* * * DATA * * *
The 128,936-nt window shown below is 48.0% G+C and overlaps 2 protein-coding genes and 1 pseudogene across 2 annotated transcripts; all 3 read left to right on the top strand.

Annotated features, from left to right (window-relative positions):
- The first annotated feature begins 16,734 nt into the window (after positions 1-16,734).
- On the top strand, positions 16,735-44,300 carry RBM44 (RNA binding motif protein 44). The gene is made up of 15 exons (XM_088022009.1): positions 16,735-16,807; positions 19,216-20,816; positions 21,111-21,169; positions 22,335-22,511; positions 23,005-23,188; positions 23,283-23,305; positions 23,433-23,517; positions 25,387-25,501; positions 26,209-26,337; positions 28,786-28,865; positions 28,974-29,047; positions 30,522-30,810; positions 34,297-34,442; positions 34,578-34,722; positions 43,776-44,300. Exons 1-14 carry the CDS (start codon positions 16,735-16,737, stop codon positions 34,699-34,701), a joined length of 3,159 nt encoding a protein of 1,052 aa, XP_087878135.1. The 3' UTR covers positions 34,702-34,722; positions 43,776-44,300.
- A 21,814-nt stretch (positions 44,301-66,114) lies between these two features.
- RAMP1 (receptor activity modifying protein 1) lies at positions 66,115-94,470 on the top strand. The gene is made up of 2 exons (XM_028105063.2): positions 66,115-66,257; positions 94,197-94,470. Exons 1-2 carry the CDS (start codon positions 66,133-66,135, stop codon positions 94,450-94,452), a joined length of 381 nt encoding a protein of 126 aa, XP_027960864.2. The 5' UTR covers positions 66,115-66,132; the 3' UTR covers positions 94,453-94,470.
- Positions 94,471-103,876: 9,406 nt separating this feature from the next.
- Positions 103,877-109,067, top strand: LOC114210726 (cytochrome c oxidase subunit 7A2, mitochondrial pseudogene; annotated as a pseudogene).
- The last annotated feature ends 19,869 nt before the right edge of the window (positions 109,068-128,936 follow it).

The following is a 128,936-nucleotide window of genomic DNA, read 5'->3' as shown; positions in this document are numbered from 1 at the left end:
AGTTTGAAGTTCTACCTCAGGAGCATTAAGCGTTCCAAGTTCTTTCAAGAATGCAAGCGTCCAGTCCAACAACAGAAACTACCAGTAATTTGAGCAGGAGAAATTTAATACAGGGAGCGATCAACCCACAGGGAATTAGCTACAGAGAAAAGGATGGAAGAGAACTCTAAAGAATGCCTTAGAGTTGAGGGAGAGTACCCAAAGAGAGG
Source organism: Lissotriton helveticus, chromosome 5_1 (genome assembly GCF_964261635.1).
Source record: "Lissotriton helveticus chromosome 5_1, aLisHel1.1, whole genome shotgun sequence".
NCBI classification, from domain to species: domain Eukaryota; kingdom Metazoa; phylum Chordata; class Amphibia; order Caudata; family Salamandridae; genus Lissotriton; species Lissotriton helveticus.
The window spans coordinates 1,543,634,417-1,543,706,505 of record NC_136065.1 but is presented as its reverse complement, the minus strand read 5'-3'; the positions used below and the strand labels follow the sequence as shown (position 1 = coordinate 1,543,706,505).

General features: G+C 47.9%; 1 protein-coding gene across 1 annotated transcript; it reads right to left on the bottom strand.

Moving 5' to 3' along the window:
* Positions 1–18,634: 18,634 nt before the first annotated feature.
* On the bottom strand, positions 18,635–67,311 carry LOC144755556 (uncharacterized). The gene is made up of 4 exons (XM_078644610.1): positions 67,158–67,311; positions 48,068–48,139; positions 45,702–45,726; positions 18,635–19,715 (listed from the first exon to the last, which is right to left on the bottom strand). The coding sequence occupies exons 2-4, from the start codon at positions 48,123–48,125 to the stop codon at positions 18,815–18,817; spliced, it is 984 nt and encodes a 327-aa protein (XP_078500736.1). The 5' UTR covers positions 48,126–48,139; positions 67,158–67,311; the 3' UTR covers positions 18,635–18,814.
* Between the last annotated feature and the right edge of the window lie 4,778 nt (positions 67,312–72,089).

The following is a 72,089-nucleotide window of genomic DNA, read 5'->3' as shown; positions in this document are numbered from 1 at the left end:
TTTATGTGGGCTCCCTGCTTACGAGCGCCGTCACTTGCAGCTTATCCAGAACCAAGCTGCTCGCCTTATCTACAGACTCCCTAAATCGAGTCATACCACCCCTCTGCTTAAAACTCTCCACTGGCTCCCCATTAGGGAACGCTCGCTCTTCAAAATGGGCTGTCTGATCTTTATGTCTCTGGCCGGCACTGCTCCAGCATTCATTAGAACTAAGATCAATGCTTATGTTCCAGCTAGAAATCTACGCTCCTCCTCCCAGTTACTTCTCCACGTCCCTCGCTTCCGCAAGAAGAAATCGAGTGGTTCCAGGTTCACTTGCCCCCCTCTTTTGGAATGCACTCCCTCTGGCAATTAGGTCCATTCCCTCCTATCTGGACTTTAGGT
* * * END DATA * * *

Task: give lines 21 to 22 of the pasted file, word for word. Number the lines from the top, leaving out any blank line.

The following is a 72,089-nucleotide window of genomic DNA, read 5'->3' as shown; positions in this document are numbered from 1 at the left end:
TTTATGTGGGCTCCCTGCTTACGAGCGCCGTCACTTGCAGCTTATCCAGAACCAAGCTGCTCGCCTTATCTACAGACTCCCTAAATCGAGTCATACCACCCCTCTGCTTAAAACTCTCCACTGGCTCCCCATTAGGGAACGCTCGCTCTTCAAAATGGGCTGTCTGATCTTTATGTCTCTGGCCGGCACTGCTCCAGCATTCATTAGAACTAAGATCAATGCTTATGTTCCAGCTAGAAATCTACGCTCCTCCTCCCAGTTACTTCTCCACGTCCCTCGCTTCCGCAAGAAGAAATCGAGTGGTTCCAGGTTCACTTGCCCCCCTCTTTTGGAATGCACTCCCTCTGGCAATTAGGTCCATTCCCTCCTATCTGGACTTTAGGT